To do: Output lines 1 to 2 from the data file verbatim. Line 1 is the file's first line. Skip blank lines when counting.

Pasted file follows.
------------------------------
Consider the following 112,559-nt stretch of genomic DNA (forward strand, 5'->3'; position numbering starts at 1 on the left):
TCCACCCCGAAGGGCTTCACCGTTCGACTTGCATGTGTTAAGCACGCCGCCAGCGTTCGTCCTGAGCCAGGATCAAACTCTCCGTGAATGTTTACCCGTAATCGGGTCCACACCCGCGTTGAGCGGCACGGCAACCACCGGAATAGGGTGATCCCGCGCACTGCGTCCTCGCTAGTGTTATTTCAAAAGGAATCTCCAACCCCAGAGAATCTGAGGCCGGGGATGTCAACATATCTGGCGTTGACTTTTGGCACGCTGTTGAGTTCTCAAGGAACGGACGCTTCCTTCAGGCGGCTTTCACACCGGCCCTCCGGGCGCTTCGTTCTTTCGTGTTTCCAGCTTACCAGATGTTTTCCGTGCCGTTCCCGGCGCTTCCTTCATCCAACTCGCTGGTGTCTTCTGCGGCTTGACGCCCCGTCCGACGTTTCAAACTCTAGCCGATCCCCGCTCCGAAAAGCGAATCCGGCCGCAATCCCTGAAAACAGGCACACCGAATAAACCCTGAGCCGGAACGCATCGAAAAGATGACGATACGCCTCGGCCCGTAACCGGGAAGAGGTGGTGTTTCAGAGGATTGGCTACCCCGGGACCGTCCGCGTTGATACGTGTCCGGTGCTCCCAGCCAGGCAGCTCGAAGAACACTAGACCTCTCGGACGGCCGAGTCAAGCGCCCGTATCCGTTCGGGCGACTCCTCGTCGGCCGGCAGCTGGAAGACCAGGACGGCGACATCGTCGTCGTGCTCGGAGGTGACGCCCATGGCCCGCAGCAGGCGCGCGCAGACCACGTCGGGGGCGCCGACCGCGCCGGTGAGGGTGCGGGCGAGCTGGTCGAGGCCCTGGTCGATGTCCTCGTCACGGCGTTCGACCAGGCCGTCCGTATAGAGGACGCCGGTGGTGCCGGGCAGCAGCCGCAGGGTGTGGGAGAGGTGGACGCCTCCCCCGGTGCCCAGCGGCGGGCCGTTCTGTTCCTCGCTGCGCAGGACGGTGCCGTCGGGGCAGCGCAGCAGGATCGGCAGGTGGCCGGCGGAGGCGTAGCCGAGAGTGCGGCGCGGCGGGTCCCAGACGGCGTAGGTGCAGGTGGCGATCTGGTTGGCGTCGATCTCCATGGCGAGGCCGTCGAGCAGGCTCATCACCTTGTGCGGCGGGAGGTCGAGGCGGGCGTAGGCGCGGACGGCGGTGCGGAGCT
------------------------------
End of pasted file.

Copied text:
Consider the following 112,559-nt stretch of genomic DNA (forward strand, 5'->3'; position numbering starts at 1 on the left):
TCCACCCCGAAGGGCTTCACCGTTCGACTTGCATGTGTTAAGCACGCCGCCAGCGTTCGTCCTGAGCCAGGATCAAACTCTCCGTGAATGTTTACCCGTAATCGGGTCCACACCCGCGTTGAGCGGCACGGCAACCACCGGAATAGGGTGATCCCGCGCACTGCGTCCTCGCTAGTGTTATTTCAAAAGGAATCTCCAACCCCAGAGAATCTGAGGCCGGGGATGTCAACATATCTGGCGTTGACTTTTGGCACGCTGTTGAGTTCTCAAGGAACGGACGCTTCCTTCAGGCGGCTTTCACACCGGCCCTCCGGGCGCTTCGTTCTTTCGTGTTTCCAGCTTACCAGATGTTTTCCGTGCCGTTCCCGGCGCTTCCTTCATCCAACTCGCTGGTGTCTTCTGCGGCTTGACGCCCCGTCCGACGTTTCAAACTCTAGCCGATCCCCGCTCCGAAAAGCGAATCCGGCCGCAATCCCTGAAAACAGGCACACCGAATAAACCCTGAGCCGGAACGCATCGAAAAGATGACGATACGCCTCGGCCCGTAACCGGGAAGAGGTGGTGTTTCAGAGGATTGGCTACCCCGGGACCGTCCGCGTTGATACGTGTCCGGTGCTCCCAGCCAGGCAGCTCGAAGAACACTAGACCTCTCGGACGGCCGAGTCAAGCGCCCGTATCCGTTCGGGCGACTCCTCGTCGGCCGGCAGCTGGAAGACCAGGACGGCGACATCGTCGTCGTGCTCGGAGGTGACGCCCATGGCCCGCAGCAGGCGCGCGCAGACCACGTCGGGGGCGCCGACCGCGCCGGTGAGGGTGCGGGCGAGCTGGTCGAGGCCCTGGTCGATGTCCTCGTCACGGCGTTCGACCAGGCCGTCCGTATAGAGGACGCCGGTGGTGCCGGGCAGCAGCCGCAGGGTGTGGGAGAGGTGGACGCCTCCCCCGGTGCCCAGCGGCGGGCCGTTCTGTTCCTCGCTGCGCAGGACGGTGCCGTCGGGGCAGCGCAGCAGGATCGGCAGGTGGCCGGCGGAGGCGTAGCCGAGAGTGCGGCGCGGCGGGTCCCAGACGGCGTAGGTGCAGGTGGCGATCTGGTTGGCGTCGATCTCCATGGCGAGGCCGTCGAGCAGGCTCATCACCTTGTGCGGCGGGAGGTCGAGGCGGGCGTAGGCGCGGACGGCGGTGCGGAGCT